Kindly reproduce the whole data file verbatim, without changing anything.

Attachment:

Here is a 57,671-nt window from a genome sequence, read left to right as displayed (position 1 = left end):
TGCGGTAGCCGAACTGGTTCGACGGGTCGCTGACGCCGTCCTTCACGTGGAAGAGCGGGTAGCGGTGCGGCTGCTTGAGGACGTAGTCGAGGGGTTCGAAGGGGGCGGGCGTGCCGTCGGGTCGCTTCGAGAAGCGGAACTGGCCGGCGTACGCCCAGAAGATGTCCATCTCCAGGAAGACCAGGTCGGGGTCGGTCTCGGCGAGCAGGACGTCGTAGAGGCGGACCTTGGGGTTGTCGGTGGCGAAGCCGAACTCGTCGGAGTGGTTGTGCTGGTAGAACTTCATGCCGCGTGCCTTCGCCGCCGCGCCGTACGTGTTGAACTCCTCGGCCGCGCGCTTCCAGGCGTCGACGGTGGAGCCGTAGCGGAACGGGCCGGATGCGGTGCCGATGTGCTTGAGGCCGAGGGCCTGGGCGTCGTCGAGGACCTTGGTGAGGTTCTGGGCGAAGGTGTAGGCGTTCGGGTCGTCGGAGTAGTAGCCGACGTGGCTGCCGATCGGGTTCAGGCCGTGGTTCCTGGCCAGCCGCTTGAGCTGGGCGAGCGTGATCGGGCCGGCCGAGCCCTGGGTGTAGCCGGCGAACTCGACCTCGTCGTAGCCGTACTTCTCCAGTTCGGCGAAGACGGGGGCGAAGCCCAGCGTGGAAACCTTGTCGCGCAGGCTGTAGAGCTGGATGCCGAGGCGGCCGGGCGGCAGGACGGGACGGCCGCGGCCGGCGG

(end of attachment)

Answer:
Here is a 57,671-nt window from a genome sequence, read left to right as displayed (position 1 = left end):
TGCGGTAGCCGAACTGGTTCGACGGGTCGCTGACGCCGTCCTTCACGTGGAAGAGCGGGTAGCGGTGCGGCTGCTTGAGGACGTAGTCGAGGGGTTCGAAGGGGGCGGGCGTGCCGTCGGGTCGCTTCGAGAAGCGGAACTGGCCGGCGTACGCCCAGAAGATGTCCATCTCCAGGAAGACCAGGTCGGGGTCGGTCTCGGCGAGCAGGACGTCGTAGAGGCGGACCTTGGGGTTGTCGGTGGCGAAGCCGAACTCGTCGGAGTGGTTGTGCTGGTAGAACTTCATGCCGCGTGCCTTCGCCGCCGCGCCGTACGTGTTGAACTCCTCGGCCGCGCGCTTCCAGGCGTCGACGGTGGAGCCGTAGCGGAACGGGCCGGATGCGGTGCCGATGTGCTTGAGGCCGAGGGCCTGGGCGTCGTCGAGGACCTTGGTGAGGTTCTGGGCGAAGGTGTAGGCGTTCGGGTCGTCGGAGTAGTAGCCGACGTGGCTGCCGATCGGGTTCAGGCCGTGGTTCCTGGCCAGCCGCTTGAGCTGGGCGAGCGTGATCGGGCCGGCCGAGCCCTGGGTGTAGCCGGCGAACTCGACCTCGTCGTAGCCGTACTTCTCCAGTTCGGCGAAGACGGGGGCGAAGCCCAGCGTGGAAACCTTGTCGCGCAGGCTGTAGAGCTGGATGCCGAGGCGGCCGGGCGGCAGGACGGGACGGCCGCGGCCGGCGG